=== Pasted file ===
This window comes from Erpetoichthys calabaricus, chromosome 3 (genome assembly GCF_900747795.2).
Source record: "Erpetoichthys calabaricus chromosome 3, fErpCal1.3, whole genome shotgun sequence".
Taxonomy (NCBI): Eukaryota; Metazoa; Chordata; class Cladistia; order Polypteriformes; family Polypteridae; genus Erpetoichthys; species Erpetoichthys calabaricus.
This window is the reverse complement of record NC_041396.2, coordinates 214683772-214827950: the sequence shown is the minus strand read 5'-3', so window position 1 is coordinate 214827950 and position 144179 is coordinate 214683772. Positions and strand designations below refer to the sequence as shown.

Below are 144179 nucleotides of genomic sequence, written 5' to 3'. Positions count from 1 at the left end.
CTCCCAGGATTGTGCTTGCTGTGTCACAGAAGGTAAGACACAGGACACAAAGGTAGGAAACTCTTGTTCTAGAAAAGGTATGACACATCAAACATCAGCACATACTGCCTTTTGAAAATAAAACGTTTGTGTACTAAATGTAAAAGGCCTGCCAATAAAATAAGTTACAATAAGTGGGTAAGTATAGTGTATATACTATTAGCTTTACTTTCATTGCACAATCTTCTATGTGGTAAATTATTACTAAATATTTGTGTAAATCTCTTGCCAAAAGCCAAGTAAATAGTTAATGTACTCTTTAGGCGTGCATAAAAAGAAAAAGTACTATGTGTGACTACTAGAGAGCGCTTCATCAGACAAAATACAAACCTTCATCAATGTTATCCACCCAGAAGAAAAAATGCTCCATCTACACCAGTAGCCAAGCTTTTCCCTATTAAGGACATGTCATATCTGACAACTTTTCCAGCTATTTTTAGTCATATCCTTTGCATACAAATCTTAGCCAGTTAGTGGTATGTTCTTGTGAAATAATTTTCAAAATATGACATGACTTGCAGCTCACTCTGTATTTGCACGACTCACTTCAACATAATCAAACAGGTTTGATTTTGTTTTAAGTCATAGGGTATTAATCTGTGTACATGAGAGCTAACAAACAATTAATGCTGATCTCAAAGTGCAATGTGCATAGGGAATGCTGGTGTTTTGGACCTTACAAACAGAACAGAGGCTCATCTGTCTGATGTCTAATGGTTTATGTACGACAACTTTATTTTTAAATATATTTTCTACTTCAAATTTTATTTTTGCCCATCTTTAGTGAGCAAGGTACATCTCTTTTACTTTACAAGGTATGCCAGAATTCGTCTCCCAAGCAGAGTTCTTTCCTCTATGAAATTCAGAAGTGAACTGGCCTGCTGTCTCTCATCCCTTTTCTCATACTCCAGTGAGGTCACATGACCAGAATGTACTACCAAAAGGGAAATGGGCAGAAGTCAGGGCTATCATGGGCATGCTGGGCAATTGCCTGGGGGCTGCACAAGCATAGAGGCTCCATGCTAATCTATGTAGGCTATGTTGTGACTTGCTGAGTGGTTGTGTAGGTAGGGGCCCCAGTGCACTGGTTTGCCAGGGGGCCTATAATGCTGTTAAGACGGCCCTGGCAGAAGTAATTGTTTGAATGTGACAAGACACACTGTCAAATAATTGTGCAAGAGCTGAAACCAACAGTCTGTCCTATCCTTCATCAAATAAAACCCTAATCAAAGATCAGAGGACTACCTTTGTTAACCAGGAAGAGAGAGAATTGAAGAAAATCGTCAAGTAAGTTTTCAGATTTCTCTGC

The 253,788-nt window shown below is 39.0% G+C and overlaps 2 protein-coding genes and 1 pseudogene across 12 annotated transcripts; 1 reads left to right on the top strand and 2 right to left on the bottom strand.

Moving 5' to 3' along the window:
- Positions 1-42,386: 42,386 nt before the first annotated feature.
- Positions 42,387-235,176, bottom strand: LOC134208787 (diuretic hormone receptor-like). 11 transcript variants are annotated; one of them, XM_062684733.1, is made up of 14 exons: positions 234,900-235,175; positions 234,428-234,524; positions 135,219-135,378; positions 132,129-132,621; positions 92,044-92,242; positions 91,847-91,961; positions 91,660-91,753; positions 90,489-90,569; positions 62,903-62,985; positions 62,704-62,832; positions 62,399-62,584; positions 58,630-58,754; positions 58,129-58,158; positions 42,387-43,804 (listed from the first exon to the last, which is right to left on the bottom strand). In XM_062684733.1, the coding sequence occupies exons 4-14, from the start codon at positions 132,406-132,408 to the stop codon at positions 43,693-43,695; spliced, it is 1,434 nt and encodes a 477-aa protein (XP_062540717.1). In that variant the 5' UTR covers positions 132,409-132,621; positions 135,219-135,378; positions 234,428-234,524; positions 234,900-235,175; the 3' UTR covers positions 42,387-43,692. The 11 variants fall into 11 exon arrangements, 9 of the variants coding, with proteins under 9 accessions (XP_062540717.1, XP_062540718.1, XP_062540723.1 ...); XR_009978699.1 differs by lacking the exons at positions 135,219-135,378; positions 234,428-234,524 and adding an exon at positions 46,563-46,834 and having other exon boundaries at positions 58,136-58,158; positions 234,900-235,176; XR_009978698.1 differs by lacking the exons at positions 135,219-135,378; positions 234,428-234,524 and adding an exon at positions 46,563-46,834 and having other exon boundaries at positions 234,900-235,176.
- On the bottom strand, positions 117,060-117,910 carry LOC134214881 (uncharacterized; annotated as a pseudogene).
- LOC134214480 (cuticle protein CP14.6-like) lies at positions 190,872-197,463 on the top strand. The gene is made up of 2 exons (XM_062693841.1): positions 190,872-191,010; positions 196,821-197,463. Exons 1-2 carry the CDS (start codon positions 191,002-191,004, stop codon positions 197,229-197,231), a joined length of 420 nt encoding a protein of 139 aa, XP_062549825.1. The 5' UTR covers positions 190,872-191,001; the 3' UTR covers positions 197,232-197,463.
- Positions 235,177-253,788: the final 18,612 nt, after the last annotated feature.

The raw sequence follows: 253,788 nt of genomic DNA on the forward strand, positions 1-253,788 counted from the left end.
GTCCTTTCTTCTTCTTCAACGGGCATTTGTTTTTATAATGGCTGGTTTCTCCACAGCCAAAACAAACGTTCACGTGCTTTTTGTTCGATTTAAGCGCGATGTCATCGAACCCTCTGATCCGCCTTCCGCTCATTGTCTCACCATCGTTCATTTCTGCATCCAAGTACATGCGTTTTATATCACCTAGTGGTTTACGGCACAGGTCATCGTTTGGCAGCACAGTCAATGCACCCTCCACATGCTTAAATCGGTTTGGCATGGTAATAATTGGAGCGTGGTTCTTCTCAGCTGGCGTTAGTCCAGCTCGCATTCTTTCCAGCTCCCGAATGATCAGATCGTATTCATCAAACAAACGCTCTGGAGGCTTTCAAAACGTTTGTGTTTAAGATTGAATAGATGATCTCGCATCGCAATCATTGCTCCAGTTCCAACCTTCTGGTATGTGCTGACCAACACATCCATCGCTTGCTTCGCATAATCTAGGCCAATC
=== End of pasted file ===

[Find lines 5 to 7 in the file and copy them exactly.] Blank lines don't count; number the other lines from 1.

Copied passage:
Below are 144179 nucleotides of genomic sequence, written 5' to 3'. Positions count from 1 at the left end.
CTCCCAGGATTGTGCTTGCTGTGTCACAGAAGGTAAGACACAGGACACAAAGGTAGGAAACTCTTGTTCTAGAAAAGGTATGACACATCAAACATCAGCACATACTGCCTTTTGAAAATAAAACGTTTGTGTACTAAATGTAAAAGGCCTGCCAATAAAATAAGTTACAATAAGTGGGTAAGTATAGTGTATATACTATTAGCTTTACTTTCATTGCACAATCTTCTATGTGGTAAATTATTACTAAATATTTGTGTAAATCTCTTGCCAAAAGCCAAGTAAATAGTTAATGTACTCTTTAGGCGTGCATAAAAAGAAAAAGTACTATGTGTGACTACTAGAGAGCGCTTCATCAGACAAAATACAAACCTTCATCAATGTTATCCACCCAGAAGAAAAAATGCTCCATCTACACCAGTAGCCAAGCTTTTCCCTATTAAGGACATGTCATATCTGACAACTTTTCCAGCTATTTTTAGTCATATCCTTTGCATACAAATCTTAGCCAGTTAGTGGTATGTTCTTGTGAAATAATTTTCAAAATATGACATGACTTGCAGCTCACTCTGTATTTGCACGACTCACTTCAACATAATCAAACAGGTTTGATTTTGTTTTAAGTCATAGGGTATTAATCTGTGTACATGAGAGCTAACAAACAATTAATGCTGATCTCAAAGTGCAATGTGCATAGGGAATGCTGGTGTTTTGGACCTTACAAACAGAACAGAGGCTCATCTGTCTGATGTCTAATGGTTTATGTACGACAACTTTATTTTTAAATATATTTTCTACTTCAAATTTTATTTTTGCCCATCTTTAGTGAGCAAGGTACATCTCTTTTACTTTACAAGGTATGCCAGAATTCGTCTCCCAAGCAGAGTTCTTTCCTCTATGAAATTCAGAAGTGAACTGGCCTGCTGTCTCTCATCCCTTTTCTCATACTCCAGTGAGGTCACATGACCAGAATGTACTACCAAAAGGGAAATGGGCAGAAGTCAGGGCTATCATGGGCATGCTGGGCAATTGCCTGGGGGCTGCACAAGCATAGAGGCTCCATGCTAATCTATGTAGGCTATGTTGTGACTTGCTGAGTGGTTGTGTAGGTAGGGGCCCCAGTGCACTGGTTTGCCAGGGGGCCTATAATGCTGTTAAGACGGCCCTGGCAGAAGTAATTGTTTGAATGTGACAAGACACACTGTCAAATAATTGTGCAAGAGCTGAAACCAACAGTCTGTCCTATCCTTCATCAAATAAAACCCTAATCAAAGATCAGAGGACTACCTTTGTTAACCAGGAAGAGAGAGAATTGAAGAAAATCGTCAAGTAAGTTTTCAGATTTCTCTGC

The 253,788-nt window shown below is 39.0% G+C and overlaps 2 protein-coding genes and 1 pseudogene across 12 annotated transcripts; 1 reads left to right on the top strand and 2 right to left on the bottom strand.